16. A.R

    A.R Member

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    Would you know if you gained any muscle mass taking it? Also were there any side effects?
     
  17. Regina

    Regina Member

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    "Sixty years ago, people with chronic fatigue were often said to suffer from "nervous breakdown,"
    and advised to go to a sanitarium for a vacation, and to stop bothering the doctor. A change of activity, of place, of work, or of associates can sometimes be very therapeutic. Changing the diet
    can have social and ideological overtones, and can be done more easily while on a vacation trip. But sometimes the problem can be solved simply by avoiding some vegetable materials and food
    supplements, and/or by correcting hormonal problems, and/or by modifying the intestinal ecology." from Ray Peat Bean Syndrome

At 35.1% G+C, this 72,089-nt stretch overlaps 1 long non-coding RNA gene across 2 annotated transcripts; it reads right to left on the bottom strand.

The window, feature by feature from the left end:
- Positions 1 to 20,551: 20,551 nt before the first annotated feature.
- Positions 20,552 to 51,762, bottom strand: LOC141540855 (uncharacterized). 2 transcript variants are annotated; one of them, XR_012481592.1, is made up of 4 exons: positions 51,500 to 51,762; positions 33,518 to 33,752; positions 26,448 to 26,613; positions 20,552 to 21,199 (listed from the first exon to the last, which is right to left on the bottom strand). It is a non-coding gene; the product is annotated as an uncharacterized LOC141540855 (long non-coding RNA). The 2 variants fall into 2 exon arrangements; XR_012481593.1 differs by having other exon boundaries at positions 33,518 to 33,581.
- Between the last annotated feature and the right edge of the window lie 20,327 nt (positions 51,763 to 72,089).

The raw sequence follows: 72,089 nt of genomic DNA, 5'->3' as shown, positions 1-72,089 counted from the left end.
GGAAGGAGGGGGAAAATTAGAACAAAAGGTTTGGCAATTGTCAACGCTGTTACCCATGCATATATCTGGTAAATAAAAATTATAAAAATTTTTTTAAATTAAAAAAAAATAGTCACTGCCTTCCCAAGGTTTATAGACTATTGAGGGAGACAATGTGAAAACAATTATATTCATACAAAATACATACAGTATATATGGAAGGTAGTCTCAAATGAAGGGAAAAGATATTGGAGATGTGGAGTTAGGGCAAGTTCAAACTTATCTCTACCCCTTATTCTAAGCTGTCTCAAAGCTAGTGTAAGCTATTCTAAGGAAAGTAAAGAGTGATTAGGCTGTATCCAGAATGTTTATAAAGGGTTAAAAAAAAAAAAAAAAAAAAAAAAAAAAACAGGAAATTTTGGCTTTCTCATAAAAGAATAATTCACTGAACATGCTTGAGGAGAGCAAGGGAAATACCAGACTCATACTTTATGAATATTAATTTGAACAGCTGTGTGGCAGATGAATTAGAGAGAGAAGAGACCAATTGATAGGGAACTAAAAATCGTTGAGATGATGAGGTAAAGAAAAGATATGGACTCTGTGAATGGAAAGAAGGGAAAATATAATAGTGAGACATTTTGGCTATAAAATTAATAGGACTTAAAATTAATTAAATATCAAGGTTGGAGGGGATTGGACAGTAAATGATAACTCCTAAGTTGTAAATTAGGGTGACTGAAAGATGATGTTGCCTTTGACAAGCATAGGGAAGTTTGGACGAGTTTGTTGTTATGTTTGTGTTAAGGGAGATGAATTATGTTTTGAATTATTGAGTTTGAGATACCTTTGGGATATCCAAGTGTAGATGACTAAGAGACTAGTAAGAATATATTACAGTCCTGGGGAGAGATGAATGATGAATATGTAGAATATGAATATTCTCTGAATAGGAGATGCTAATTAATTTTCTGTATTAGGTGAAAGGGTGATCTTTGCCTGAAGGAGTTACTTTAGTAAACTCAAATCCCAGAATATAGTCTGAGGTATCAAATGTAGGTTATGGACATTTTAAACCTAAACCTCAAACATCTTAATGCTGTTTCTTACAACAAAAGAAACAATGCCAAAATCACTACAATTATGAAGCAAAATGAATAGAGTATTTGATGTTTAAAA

18. Collden

    Collden Member

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    Any data on long-term effects of DHT supplementation? Does it improve health to the same extent that DHT inhibitors worsen health, or will the body simply shut down endogenous production and you end up with a null effect in the long run? Has anyone here done chronic DHT therapy?
     
  19. theLaw

    theLaw Member

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    DHT Lowers Cortisol, Estrogen And Is Neuroprotective

    11-keto DHT (11-keto Androstanolone) - Ketosteroid For Lab/research Use

    DHT Is The Primary Driver Of Male Sexual Activity And Is Crucial For Male Orgasm
     
  20. Collden

    Collden Member